Friday, March 4, 2011

The Sometimes Frost

The Sometimes Frost audio at Living on Earth

GELLERMAN: So what has to be done is we gotta make even greater cuts than are now being voluntarily agreed upon.

Large chunks of soil collapse as a result of permafrost thaw and erosion, as this image taken along the Sagavanirktok River on the North Slope of Alaska near Deadhorse shows. (Photo: Kevin Schaefer)

SCHAEFER: The release of carbon from permafrost is irreversible. Just like fossil fuels. Fossil fuels - once you drill the carbon, drill the oil and burn it, there's no way to put that oil back into the ground. In permafrost, once you thaw out the organic matter and it decays, there's no way to put that organic matter back into the permafrost.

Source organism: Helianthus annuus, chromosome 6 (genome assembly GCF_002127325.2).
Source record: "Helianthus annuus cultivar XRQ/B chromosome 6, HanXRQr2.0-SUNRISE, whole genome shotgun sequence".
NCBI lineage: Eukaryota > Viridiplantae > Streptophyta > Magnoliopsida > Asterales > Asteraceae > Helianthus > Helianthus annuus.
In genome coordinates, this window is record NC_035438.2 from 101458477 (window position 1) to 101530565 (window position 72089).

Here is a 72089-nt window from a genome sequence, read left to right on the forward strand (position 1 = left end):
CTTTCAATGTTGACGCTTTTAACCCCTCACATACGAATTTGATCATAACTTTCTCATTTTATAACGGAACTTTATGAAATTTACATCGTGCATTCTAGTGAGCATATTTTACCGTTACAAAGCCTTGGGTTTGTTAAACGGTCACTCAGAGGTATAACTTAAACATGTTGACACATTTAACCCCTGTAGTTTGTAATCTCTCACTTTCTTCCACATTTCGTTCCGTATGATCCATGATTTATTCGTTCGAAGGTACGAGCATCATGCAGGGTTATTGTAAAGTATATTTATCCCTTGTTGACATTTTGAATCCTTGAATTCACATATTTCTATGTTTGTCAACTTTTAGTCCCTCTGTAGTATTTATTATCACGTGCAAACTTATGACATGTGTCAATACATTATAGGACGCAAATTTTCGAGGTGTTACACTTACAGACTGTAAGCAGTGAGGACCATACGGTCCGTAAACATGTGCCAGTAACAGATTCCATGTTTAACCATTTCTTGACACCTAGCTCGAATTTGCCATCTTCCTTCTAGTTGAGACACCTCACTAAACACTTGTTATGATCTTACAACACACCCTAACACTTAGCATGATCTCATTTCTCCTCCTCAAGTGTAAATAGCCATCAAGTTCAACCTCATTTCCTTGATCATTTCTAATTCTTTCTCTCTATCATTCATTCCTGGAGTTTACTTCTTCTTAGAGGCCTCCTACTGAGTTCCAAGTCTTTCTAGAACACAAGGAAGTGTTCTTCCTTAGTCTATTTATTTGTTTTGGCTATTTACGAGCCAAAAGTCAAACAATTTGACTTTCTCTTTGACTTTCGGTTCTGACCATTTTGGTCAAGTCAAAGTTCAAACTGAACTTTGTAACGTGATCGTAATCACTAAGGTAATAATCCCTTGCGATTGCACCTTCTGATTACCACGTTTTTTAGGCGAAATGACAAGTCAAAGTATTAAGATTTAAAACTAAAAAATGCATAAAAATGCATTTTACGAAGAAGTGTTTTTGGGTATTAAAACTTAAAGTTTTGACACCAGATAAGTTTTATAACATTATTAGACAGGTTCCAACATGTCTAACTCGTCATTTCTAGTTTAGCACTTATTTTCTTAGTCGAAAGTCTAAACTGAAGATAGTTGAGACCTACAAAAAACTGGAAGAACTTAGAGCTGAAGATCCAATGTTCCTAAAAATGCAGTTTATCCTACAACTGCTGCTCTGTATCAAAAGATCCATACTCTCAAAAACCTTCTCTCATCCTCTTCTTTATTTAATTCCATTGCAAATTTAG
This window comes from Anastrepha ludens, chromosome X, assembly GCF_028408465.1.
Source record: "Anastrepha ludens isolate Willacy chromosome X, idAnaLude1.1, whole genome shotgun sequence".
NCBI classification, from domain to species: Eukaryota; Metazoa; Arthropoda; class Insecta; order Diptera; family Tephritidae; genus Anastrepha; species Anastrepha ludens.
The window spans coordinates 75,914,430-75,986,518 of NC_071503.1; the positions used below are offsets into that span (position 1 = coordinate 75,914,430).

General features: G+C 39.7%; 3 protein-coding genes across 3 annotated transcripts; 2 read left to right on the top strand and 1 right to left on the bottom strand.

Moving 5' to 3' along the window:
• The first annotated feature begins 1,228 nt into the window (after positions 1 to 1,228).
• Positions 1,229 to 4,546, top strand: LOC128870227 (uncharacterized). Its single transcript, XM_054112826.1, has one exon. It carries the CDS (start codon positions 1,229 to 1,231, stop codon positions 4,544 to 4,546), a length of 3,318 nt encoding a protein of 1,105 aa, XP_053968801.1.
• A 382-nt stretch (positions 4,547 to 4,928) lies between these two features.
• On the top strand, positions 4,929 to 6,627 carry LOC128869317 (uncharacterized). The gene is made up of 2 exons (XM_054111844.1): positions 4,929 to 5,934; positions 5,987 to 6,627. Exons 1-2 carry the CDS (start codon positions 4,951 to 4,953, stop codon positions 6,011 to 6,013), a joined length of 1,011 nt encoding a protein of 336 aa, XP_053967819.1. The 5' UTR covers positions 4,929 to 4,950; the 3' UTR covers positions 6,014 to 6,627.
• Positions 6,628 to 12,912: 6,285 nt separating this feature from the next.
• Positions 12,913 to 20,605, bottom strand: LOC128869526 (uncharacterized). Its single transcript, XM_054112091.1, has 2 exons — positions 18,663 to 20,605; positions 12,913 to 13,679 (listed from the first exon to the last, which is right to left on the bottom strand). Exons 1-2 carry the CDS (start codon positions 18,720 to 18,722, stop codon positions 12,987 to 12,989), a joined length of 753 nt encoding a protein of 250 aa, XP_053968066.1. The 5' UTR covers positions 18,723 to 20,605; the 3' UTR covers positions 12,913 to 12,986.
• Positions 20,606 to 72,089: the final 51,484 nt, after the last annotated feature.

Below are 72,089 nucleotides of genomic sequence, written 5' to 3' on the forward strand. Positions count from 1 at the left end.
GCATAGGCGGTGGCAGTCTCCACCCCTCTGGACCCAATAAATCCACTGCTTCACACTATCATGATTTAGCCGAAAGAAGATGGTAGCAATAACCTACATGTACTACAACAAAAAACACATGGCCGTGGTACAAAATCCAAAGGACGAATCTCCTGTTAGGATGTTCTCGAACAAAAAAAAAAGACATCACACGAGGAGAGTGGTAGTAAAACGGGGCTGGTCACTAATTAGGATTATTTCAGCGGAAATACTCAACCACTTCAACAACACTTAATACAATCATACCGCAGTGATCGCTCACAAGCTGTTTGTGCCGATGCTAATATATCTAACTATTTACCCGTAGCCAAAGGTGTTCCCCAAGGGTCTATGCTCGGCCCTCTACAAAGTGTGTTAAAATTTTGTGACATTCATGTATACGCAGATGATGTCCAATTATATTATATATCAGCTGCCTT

So what it means is that we have to reduce our emissions even more in order to hit a target atmosphere CO2 concentration. The primary results of our paper is that permafrost can release a huge amount of carbon, and that we really have to account for that carbon when developing our global strategies to reduce fossil fuel emissions.

The predictions are too optimistic because the models are incomplete... and we just don't know enough about systems such as permafrost to include them. I wish they'd say so when telling us that we'll be seeing ice free summers in the arctic by 2070... when in fact it may occur within the next 5 years.

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